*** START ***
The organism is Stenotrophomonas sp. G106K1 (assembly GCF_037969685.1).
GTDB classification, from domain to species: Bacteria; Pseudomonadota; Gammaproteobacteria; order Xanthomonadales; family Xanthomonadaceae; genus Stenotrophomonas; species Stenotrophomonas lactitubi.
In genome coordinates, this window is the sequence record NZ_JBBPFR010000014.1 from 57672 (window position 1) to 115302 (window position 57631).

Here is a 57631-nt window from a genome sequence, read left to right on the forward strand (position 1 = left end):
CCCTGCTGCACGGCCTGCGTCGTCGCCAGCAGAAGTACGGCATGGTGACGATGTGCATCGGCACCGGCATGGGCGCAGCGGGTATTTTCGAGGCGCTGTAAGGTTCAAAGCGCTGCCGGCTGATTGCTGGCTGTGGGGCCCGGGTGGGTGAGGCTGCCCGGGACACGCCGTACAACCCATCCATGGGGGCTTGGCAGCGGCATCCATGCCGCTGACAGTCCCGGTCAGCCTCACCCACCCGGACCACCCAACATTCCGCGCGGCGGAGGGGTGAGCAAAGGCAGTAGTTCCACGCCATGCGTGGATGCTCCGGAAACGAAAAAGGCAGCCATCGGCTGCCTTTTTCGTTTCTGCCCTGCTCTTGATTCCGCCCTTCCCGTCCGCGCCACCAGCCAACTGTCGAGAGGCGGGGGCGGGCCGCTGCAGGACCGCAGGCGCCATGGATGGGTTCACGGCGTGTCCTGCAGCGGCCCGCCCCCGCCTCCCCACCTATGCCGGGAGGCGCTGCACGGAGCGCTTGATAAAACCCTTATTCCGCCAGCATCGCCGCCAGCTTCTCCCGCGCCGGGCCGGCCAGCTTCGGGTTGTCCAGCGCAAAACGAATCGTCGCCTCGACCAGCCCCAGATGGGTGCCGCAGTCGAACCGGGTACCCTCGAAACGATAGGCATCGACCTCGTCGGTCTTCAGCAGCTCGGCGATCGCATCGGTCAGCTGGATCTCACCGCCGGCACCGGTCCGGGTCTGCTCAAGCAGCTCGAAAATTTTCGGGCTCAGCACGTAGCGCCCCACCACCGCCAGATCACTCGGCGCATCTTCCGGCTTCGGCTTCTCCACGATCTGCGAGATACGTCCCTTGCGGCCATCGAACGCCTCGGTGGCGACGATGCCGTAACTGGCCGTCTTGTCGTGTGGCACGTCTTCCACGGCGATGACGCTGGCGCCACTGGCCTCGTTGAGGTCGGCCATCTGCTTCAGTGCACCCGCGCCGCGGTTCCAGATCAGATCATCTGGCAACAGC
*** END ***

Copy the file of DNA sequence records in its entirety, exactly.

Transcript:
The organism is Stenotrophomonas sp. G106K1 (assembly GCF_037969685.1).
GTDB classification, from domain to species: Bacteria; Pseudomonadota; Gammaproteobacteria; order Xanthomonadales; family Xanthomonadaceae; genus Stenotrophomonas; species Stenotrophomonas lactitubi.
In genome coordinates, this window is the sequence record NZ_JBBPFR010000014.1 from 57672 (window position 1) to 115302 (window position 57631).

Here is a 57631-nt window from a genome sequence, read left to right on the forward strand (position 1 = left end):
CCCTGCTGCACGGCCTGCGTCGTCGCCAGCAGAAGTACGGCATGGTGACGATGTGCATCGGCACCGGCATGGGCGCAGCGGGTATTTTCGAGGCGCTGTAAGGTTCAAAGCGCTGCCGGCTGATTGCTGGCTGTGGGGCCCGGGTGGGTGAGGCTGCCCGGGACACGCCGTACAACCCATCCATGGGGGCTTGGCAGCGGCATCCATGCCGCTGACAGTCCCGGTCAGCCTCACCCACCCGGACCACCCAACATTCCGCGCGGCGGAGGGGTGAGCAAAGGCAGTAGTTCCACGCCATGCGTGGATGCTCCGGAAACGAAAAAGGCAGCCATCGGCTGCCTTTTTCGTTTCTGCCCTGCTCTTGATTCCGCCCTTCCCGTCCGCGCCACCAGCCAACTGTCGAGAGGCGGGGGCGGGCCGCTGCAGGACCGCAGGCGCCATGGATGGGTTCACGGCGTGTCCTGCAGCGGCCCGCCCCCGCCTCCCCACCTATGCCGGGAGGCGCTGCACGGAGCGCTTGATAAAACCCTTATTCCGCCAGCATCGCCGCCAGCTTCTCCCGCGCCGGGCCGGCCAGCTTCGGGTTGTCCAGCGCAAAACGAATCGTCGCCTCGACCAGCCCCAGATGGGTGCCGCAGTCGAACCGGGTACCCTCGAAACGATAGGCATCGACCTCGTCGGTCTTCAGCAGCTCGGCGATCGCATCGGTCAGCTGGATCTCACCGCCGGCACCGGTCCGGGTCTGCTCAAGCAGCTCGAAAATTTTCGGGCTCAGCACGTAGCGCCCCACCACCGCCAGATCACTCGGCGCATCTTCCGGCTTCGGCTTCTCCACGATCTGCGAGATACGTCCCTTGCGGCCATCGAACGCCTCGGTGGCGACGATGCCGTAACTGGCCGTCTTGTCGTGTGGCACGTCTTCCACGGCGATGACGCTGGCGCCACTGGCCTCGTTGAGGTCGGCCATCTGCTTCAGTGCACCCGCGCCGCGGTTCCAGATCAGATCATCTGGCAACAGC